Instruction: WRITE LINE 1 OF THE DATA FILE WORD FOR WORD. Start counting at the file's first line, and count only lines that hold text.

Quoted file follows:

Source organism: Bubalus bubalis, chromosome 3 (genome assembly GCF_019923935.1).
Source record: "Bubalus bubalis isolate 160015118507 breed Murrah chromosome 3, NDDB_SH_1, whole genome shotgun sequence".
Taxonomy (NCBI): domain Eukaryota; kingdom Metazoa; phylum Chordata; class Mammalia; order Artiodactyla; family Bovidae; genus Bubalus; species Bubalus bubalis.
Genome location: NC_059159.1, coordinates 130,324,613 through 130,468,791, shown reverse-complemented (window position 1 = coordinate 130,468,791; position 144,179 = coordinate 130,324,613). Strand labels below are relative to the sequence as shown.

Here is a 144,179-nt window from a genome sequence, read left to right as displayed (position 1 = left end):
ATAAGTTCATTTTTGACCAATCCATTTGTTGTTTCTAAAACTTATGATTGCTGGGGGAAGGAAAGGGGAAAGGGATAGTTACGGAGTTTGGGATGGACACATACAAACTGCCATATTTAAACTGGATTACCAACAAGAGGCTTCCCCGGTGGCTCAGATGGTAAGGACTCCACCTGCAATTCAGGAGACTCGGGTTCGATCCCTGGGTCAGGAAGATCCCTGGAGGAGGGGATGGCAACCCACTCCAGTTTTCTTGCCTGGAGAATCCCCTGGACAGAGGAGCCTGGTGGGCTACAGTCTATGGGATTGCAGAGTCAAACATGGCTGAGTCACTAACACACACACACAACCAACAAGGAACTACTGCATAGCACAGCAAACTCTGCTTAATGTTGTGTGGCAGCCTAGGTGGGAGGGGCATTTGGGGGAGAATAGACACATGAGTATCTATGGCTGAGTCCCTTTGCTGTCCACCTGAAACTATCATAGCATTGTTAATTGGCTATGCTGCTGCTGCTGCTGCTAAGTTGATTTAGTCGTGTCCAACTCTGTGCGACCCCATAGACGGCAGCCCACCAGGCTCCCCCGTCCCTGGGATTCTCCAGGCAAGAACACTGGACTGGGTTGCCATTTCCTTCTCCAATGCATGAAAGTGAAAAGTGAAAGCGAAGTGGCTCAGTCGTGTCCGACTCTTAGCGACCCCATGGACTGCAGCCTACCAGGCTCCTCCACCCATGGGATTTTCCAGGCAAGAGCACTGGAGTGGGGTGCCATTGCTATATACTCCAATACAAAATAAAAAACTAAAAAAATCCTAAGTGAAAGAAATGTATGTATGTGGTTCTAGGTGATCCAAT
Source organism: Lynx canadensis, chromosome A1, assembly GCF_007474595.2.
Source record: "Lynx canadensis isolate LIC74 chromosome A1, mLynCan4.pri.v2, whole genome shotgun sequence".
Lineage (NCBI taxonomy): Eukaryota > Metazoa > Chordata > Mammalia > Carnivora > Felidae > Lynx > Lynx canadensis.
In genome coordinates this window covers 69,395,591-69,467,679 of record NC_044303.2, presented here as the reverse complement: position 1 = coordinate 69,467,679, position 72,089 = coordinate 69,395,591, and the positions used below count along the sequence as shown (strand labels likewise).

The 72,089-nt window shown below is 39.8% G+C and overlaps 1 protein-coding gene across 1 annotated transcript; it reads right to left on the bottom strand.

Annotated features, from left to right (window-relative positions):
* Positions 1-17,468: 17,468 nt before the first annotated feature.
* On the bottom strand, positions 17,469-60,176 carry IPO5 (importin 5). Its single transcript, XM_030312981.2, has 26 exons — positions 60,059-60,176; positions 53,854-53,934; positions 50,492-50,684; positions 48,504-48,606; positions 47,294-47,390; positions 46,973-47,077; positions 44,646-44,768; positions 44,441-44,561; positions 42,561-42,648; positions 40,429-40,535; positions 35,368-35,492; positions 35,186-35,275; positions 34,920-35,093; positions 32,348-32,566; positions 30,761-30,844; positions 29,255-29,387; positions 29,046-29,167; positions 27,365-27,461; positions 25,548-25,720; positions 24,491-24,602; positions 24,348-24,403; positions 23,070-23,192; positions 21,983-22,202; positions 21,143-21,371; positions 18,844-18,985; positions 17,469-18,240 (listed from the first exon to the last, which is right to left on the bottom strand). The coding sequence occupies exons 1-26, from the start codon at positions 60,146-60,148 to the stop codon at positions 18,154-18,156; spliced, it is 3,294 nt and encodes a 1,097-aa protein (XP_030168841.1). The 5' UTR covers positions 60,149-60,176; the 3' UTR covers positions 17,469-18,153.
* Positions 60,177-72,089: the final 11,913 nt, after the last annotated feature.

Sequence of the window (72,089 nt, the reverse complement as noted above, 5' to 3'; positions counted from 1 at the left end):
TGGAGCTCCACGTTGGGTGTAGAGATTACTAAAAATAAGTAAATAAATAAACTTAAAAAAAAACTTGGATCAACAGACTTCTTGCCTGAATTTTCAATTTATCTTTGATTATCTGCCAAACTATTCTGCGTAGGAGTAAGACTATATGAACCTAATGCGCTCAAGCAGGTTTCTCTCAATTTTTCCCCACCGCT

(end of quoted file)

Source organism: Bubalus bubalis, chromosome 3 (genome assembly GCF_019923935.1).